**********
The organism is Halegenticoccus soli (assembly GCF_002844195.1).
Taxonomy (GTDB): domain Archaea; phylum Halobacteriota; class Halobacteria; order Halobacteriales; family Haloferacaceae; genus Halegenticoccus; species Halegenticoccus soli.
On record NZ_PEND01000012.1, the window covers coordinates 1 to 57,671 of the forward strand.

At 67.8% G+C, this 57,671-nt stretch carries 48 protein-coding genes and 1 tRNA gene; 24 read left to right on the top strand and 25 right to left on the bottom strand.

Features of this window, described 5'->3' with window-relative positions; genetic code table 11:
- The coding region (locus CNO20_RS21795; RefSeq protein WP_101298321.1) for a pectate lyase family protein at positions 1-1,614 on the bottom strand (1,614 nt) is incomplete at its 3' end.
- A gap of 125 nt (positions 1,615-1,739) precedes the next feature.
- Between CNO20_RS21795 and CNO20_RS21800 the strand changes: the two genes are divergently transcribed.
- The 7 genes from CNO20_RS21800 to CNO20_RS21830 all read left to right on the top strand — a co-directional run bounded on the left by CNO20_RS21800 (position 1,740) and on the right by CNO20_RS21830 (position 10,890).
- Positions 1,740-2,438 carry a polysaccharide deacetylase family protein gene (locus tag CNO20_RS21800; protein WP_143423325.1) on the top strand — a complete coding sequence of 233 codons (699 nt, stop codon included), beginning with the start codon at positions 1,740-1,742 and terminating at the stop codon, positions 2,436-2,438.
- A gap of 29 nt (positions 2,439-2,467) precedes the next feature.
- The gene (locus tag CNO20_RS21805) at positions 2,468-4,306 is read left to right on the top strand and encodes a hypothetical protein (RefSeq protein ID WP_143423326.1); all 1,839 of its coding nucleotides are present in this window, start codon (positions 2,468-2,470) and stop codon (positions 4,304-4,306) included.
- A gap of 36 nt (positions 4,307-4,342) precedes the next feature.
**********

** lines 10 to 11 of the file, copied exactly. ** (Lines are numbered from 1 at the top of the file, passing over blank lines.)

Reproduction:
- Positions 1,740-2,438 carry a polysaccharide deacetylase family protein gene (locus tag CNO20_RS21800; protein WP_143423325.1) on the top strand — a complete coding sequence of 233 codons (699 nt, stop codon included), beginning with the start codon at positions 1,740-1,742 and terminating at the stop codon, positions 2,436-2,438.
- A gap of 29 nt (positions 2,439-2,467) precedes the next feature.